As reported yesterday, Microsoft has announced sweeping changes to their OneDrive cloud storage service, with the Seattle based software giant said they’re axing unlimited storage for Office 365 subscribers, reducing storage plans/capacities for other users.
In a blog, Microsoft says that “Instead of focusing on extreme backup scenarios, we want to remain focused on delivering high-value productivity and collaboration experiences that benefit the majority of OneDrive users.”
Office 365 subscribers originally received unlimited OneDrive storage. However yesterday’s announcements saw changes introduced because people were abusing OneDrive’s unlimited storage. According to the blog, some users were consuming a whopping 75TB of storage space.
Changes to OneDrive quotas will see Office 365 users having 1TB of OneDrive storage. 100GB and 200GB paid OneDrive storage offers are also being consigned to the scrapheap, replaced with a 50GB plan at US$1.99 per month. Free OneDrive storage will be slashed from 15GB to 5GB, and the extra 15GB storage bonus for storing photos will also end.
These changes are expected to come into effect in early 2016 and existing users who currently exceed existing storage limits will be given a 12-month grace period to reduce their storage consumption.
The move has attracted the ire of OneDrive users. Although relatively few have complained about Microsoft’s move to end unlimited OneDrive storage, many are questioning why other OneDrive storage quotas are being shrunk/axed when a fair use clause could have been introduced and the users who abused it removed.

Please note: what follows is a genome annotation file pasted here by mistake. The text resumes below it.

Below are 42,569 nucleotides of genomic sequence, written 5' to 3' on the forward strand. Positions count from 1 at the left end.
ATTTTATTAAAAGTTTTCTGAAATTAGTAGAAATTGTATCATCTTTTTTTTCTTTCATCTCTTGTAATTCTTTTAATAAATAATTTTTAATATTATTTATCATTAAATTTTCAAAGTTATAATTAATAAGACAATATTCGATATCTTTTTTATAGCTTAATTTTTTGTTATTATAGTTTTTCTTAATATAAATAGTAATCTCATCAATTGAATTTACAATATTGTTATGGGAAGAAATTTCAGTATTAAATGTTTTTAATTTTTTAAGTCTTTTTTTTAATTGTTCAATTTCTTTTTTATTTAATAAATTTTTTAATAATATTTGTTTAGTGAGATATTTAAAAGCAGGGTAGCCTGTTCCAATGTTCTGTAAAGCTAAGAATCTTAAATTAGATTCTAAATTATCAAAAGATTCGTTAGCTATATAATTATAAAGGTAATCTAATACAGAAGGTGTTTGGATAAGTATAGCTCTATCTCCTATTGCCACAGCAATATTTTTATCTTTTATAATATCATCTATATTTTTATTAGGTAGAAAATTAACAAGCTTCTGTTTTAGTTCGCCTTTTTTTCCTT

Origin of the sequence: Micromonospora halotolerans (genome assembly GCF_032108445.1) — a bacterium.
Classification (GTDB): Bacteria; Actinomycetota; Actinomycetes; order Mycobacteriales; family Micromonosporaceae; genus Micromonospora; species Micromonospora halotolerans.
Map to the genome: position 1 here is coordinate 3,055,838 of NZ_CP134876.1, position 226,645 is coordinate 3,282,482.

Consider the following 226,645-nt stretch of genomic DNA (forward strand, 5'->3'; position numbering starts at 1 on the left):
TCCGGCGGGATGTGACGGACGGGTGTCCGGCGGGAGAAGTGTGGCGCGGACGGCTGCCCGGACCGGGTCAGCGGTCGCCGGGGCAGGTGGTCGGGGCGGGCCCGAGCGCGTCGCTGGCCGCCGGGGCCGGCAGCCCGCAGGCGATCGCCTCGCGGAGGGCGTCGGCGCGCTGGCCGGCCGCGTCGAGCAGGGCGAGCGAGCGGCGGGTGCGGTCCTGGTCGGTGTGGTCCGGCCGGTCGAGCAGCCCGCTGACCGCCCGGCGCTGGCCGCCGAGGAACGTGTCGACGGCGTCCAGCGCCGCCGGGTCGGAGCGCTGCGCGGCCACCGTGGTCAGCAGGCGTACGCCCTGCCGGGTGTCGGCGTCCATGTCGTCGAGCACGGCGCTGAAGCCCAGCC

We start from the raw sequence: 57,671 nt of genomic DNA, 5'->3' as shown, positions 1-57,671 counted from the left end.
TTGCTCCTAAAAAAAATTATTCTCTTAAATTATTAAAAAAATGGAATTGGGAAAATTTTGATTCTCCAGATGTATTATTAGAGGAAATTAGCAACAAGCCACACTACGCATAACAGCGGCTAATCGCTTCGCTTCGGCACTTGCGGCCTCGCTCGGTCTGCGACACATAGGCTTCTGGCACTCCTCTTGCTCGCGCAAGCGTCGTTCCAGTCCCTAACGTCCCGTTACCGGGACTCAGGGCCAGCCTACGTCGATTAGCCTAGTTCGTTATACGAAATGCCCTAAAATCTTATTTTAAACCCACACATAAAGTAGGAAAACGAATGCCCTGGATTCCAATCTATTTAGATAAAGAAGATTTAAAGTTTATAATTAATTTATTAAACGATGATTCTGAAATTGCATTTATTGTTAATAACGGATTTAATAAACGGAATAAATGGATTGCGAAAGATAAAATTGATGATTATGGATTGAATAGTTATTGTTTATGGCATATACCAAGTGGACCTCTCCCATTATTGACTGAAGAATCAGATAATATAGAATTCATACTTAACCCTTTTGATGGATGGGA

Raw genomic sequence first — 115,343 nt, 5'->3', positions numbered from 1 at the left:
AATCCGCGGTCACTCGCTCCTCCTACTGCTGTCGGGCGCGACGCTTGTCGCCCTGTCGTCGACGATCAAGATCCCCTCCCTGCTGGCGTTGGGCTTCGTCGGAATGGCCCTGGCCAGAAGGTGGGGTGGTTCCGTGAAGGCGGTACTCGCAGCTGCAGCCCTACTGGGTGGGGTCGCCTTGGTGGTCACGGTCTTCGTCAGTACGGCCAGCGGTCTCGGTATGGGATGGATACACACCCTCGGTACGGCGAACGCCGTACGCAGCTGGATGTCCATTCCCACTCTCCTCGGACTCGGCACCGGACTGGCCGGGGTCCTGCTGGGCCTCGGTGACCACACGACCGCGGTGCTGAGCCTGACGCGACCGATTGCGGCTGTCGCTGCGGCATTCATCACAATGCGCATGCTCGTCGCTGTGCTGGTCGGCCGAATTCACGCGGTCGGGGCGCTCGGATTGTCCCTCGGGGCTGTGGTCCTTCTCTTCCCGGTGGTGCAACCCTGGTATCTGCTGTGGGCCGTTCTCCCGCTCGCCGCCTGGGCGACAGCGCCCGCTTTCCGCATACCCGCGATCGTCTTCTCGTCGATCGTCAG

Others have adopted a more cynical perspective, saying that the move could be part of a plan to get users hooked on a cheap/free service, and that upping fees once OneDrive becomes a deeply entwined part of any ongoing computing activities was commercially motivated.
Angered users aside, killing off the OneDrive camera roll offer (which gave users an additional 15GB to store Smartphone photos) ends a key adoption point into OneDrive, and has the potential to impact on future uptake. Making matters worse, large numbers of disgruntled users are also threatening to move to other cloud storage platforms such as Google Drive or Dropbox.
While outraged users continue to vent their displeasure online, IDC’s Australasian Managing director, Ullrich Loeffler believes that predicting the fallout from Microsoft’s announcement won’t be straightforward:
“It is challenging to predict how Microsoft’s announcement will impact the behavior of consumer and business customers. The public cloud market specifically has been heavily contested on price over the last year but we see price sensitivity reduced by other factors driving the provider selection process. The volatility in currencies over the last year would have also added to the challenge. Switching providers requires substantial transitioning work especially for business clients where Office365 may be integrated in workflows and different applications”
Google drive: Google give 15GB of free storage, which includes Gmail messages. Photos also don't count toward the 15GB limit. Paid storage can be had for up to 30TB.
iCloud : Included storage from Apple starts at 5GB, more storage can be bought for up to US$10 for 1TB.
Amazon cloud drive: Amazon cloud users get unlimited photo storage plus 5GB for other files. Additional unlimited storage can be had for US$60 a year.
Dropbox: By default Dropbox offers 2GB of free storage, but users can gain extra space once they get colleagues to sign up for Dropbox account. Additional storage of up to a terabyte can be had for US$10.